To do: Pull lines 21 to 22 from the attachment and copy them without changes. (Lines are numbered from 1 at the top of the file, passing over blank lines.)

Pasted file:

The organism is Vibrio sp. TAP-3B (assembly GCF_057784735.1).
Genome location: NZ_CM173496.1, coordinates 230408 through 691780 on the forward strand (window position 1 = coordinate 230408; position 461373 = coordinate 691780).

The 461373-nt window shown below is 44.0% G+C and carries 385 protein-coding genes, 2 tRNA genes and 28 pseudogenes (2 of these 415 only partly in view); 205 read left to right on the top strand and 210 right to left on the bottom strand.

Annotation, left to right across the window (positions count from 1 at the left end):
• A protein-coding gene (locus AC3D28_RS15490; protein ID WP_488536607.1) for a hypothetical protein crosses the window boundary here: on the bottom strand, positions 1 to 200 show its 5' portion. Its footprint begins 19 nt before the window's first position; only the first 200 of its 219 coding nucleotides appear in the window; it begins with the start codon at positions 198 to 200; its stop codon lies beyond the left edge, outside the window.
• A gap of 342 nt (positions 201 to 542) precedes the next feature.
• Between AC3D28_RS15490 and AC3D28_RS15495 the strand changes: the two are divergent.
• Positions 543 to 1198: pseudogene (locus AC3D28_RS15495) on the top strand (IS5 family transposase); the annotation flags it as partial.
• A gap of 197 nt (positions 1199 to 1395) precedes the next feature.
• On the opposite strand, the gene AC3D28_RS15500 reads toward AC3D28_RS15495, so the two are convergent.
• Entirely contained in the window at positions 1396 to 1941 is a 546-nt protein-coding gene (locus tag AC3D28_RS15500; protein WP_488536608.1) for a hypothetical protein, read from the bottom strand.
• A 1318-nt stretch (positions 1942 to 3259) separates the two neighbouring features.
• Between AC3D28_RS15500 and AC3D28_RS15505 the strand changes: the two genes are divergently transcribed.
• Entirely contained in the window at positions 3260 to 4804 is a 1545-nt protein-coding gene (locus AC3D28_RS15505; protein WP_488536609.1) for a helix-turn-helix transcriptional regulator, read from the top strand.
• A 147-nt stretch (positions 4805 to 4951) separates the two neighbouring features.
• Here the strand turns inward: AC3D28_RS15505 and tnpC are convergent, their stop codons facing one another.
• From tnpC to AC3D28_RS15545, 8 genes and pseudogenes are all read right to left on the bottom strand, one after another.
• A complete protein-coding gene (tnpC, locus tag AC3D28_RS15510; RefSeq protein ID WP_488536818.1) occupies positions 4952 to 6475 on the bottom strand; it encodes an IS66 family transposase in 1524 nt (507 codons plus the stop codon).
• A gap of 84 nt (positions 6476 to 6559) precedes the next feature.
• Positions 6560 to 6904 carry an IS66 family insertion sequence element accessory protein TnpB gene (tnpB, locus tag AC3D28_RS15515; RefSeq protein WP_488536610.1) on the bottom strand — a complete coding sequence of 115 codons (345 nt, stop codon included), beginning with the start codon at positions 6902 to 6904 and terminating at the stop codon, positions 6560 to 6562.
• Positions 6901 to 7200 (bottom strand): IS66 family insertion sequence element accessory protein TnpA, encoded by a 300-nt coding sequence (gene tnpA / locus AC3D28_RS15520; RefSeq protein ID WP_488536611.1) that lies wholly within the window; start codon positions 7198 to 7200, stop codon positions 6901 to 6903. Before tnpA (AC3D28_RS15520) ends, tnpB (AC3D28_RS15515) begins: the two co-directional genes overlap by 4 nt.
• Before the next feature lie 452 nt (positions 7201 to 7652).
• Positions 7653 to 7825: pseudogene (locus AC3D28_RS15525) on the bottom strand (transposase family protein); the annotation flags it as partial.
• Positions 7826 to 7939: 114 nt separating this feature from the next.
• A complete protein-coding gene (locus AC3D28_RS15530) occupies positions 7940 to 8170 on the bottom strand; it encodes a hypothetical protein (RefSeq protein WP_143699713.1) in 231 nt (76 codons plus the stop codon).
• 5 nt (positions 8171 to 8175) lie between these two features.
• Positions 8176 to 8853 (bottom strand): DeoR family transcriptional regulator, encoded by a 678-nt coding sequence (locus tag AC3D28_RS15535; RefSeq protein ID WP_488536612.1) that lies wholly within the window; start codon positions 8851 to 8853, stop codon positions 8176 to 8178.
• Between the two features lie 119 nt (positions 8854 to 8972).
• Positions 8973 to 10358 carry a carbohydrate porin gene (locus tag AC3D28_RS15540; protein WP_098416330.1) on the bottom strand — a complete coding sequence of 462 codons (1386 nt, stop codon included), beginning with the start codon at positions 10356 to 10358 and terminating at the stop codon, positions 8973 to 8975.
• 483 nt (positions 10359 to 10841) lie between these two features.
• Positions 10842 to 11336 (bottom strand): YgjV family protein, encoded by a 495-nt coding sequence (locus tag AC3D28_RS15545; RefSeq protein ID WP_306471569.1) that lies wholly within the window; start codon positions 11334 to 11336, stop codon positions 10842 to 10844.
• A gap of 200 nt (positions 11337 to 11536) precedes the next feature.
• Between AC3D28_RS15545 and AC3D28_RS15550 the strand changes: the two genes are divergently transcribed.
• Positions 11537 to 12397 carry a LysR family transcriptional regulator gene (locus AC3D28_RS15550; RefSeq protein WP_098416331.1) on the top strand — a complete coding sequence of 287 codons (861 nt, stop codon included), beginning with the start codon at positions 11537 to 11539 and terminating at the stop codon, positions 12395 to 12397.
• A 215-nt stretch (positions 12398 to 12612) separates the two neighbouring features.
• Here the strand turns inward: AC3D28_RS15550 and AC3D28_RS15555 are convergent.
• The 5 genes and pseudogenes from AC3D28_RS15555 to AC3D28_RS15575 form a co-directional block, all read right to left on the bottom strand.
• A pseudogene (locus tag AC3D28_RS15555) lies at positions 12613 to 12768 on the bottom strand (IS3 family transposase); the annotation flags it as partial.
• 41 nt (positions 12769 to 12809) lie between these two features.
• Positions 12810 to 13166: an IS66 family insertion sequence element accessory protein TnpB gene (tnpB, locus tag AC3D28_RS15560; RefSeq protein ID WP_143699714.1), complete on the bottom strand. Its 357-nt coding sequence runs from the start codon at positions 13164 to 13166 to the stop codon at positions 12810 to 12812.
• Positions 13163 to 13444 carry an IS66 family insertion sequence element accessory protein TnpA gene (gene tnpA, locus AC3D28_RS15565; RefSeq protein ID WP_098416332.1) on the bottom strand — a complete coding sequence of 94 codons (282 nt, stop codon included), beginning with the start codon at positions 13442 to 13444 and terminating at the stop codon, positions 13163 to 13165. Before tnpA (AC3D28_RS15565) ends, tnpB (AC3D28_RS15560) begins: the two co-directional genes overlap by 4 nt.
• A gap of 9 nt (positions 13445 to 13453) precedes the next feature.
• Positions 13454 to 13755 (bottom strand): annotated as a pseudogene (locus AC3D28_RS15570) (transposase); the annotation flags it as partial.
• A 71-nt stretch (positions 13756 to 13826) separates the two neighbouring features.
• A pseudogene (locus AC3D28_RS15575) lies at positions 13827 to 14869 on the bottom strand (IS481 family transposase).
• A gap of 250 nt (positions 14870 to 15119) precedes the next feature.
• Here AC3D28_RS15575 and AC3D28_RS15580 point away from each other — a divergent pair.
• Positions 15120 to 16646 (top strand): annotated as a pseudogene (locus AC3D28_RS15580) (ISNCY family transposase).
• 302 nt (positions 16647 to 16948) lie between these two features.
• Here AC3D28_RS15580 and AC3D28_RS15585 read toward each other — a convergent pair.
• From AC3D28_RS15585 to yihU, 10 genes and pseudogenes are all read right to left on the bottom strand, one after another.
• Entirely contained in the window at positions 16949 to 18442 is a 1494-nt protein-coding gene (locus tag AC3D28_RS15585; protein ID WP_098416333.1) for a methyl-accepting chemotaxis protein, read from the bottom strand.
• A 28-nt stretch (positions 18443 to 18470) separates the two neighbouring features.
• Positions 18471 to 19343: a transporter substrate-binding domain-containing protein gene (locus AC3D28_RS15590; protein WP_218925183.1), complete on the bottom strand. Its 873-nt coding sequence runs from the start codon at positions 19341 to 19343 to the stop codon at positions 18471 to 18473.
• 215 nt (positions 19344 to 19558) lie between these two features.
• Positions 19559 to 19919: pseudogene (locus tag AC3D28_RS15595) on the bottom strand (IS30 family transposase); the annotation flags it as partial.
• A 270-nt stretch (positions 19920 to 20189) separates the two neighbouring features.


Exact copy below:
• Positions 6901 to 7200 (bottom strand): IS66 family insertion sequence element accessory protein TnpA, encoded by a 300-nt coding sequence (gene tnpA / locus AC3D28_RS15520; RefSeq protein ID WP_488536611.1) that lies wholly within the window; start codon positions 7198 to 7200, stop codon positions 6901 to 6903. Before tnpA (AC3D28_RS15520) ends, tnpB (AC3D28_RS15515) begins: the two co-directional genes overlap by 4 nt.
• Before the next feature lie 452 nt (positions 7201 to 7652).